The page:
“Long sentences are for Charles Dickens,” says the Jimdo blog for entrepreneurs – “The short attention span of today’s reader demands sentences of 35 words or less.” To achieve that abbreviated effect, Jimdo advises using adverbs and adjectives sparingly, focusing on nouns and verbs, sticking to active voice.
That rule that is of particular help in business blogging, I teach at Say It For You. Why is short better?
- Short sentences have “pow!”.
- Short sentences, particularly in titles, can easily be shared on social media sites.
- Focused sentences keep readers’ attention on the message.
That does not mean, though, as Brandon Royal reminds us in The Little Red Writing Book, that every sentence needs to be as short as every other. “The writer must judge how to weave short sentences with longer ones.” There’s a trade-off involved in writing copy, Royal is quick to add – sufficient detail will make a piece of writing longer, yet examples and details are the very things people remember.
Translating that into more powerful business blog content writing, I emphasize using specific and descriptive wording to “fill in the details” of the message. Don’t be indiscriminate when scrapping modifiers. After all, it’s those adjectives and adverbs that add the emphasis, explanation, and detail to your writing, as grammarly.com says.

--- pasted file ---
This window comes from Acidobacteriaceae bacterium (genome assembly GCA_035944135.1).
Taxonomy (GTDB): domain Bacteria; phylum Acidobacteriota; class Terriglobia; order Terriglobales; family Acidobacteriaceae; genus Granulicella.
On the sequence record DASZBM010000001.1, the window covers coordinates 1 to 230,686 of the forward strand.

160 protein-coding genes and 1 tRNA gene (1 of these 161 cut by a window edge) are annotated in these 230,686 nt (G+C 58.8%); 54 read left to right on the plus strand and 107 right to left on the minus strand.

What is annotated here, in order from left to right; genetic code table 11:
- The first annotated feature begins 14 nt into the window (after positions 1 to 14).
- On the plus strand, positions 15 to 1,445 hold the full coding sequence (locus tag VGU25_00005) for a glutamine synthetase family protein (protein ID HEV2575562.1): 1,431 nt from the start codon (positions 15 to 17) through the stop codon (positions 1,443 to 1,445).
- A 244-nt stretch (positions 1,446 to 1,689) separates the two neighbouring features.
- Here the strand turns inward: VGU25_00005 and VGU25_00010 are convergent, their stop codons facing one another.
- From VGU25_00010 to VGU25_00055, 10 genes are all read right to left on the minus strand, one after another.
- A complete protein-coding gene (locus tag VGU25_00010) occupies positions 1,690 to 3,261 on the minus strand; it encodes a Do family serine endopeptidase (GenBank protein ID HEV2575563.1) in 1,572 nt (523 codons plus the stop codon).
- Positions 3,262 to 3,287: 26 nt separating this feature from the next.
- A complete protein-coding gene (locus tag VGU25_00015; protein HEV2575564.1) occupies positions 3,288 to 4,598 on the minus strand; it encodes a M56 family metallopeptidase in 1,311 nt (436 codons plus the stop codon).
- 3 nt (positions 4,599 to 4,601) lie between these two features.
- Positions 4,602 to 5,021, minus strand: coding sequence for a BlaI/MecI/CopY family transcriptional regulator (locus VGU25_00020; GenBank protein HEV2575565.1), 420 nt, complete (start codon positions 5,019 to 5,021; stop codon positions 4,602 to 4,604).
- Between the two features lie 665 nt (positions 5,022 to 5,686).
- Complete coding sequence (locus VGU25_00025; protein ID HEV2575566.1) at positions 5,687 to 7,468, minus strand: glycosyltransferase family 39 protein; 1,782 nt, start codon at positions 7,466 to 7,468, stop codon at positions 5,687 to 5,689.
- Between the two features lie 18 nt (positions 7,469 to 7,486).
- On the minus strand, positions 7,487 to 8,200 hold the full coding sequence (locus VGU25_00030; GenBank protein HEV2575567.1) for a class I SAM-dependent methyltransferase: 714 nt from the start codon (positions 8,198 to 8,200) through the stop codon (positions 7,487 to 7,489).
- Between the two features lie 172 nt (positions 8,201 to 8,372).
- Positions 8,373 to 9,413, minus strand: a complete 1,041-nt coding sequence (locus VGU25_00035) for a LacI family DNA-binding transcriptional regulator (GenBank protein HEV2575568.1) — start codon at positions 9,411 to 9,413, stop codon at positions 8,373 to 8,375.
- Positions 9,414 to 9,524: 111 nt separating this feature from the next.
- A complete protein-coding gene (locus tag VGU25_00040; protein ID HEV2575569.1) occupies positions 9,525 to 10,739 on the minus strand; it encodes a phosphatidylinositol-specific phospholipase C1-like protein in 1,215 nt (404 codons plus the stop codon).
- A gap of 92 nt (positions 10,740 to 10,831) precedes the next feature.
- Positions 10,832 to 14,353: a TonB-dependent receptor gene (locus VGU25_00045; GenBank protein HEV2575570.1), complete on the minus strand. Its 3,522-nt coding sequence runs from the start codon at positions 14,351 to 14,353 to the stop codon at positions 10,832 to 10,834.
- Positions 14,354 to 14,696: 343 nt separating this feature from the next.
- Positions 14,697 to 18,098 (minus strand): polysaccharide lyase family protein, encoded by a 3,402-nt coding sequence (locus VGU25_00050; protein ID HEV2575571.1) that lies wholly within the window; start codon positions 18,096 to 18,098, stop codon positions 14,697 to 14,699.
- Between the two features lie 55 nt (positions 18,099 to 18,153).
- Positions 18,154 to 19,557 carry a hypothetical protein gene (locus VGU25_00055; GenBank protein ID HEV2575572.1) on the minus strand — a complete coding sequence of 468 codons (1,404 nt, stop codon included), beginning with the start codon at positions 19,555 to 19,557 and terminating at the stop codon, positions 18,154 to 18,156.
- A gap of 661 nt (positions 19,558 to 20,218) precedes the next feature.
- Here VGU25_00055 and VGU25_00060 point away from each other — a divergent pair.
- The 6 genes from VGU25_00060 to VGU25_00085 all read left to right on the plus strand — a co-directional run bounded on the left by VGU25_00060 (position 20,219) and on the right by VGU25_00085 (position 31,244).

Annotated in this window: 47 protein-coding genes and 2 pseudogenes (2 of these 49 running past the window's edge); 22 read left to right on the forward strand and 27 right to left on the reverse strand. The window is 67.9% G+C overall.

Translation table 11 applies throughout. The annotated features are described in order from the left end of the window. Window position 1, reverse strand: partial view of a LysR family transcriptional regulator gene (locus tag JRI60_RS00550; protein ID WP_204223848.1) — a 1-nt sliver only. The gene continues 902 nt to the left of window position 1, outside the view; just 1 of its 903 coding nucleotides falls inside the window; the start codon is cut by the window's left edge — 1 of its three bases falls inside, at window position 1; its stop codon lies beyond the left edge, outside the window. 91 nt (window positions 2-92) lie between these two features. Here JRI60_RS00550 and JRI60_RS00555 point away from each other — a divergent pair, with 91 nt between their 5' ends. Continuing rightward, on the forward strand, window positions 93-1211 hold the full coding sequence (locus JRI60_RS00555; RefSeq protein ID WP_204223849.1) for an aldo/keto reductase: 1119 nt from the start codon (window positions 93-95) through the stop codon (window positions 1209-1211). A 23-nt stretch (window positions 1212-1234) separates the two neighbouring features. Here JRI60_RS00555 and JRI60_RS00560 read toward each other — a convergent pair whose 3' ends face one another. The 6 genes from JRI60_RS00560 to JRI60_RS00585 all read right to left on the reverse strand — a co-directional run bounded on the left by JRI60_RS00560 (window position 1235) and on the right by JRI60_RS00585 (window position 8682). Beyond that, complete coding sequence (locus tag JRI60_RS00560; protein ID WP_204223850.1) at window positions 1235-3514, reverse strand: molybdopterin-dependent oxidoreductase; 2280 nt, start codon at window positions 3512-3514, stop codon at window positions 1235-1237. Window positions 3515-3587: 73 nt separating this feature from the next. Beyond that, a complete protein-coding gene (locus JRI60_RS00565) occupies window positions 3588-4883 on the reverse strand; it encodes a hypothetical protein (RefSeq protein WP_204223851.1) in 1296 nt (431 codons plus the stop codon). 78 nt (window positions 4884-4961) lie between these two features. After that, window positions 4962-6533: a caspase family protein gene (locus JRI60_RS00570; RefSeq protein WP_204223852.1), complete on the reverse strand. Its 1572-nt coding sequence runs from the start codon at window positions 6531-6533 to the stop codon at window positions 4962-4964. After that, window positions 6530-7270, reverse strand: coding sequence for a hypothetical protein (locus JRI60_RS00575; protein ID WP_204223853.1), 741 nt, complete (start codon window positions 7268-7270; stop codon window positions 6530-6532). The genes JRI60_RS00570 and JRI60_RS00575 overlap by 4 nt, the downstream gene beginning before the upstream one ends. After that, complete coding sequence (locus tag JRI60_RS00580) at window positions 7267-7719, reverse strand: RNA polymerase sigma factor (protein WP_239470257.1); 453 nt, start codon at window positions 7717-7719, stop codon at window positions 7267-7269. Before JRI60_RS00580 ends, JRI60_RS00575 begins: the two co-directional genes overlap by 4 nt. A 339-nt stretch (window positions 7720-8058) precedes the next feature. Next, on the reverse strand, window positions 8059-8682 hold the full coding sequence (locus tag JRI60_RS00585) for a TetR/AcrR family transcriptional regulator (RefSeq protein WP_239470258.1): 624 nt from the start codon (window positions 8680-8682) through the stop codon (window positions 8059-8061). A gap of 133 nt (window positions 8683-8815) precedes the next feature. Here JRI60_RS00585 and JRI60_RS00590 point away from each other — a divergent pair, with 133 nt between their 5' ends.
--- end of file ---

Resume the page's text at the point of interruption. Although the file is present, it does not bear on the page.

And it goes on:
As a general rule, we bloggers need to keep our sentences not only short, but active. Sentences in the active voice have energy and directness, both of which will keep your reader turning the pages”, is the advice from dailywritingtips.com.
A few short-and-active disclaimers are in order:
While in this Say It For You blog I spend a lot of time discussing good writing, there’s a lot more to effective blogging than just the writing. (Bloggers need marketing expertise and at least some degree of technical expertise around a computer.)
My remarks here are not about the length of a blog post, (a whole ‘nuther topic), but about optimal sentence length.
Short is not easy. “Brevity hones thinking and forces clarity, as one Georgetown University linguistics professor points out in USA Today, “but it can also mean losing subtlety and nuance.”
Adding my own reminder to business blog content writers, I’d say: Blog content writing needs to be personal and conversational, not terse. Don’t just be short; be sweet.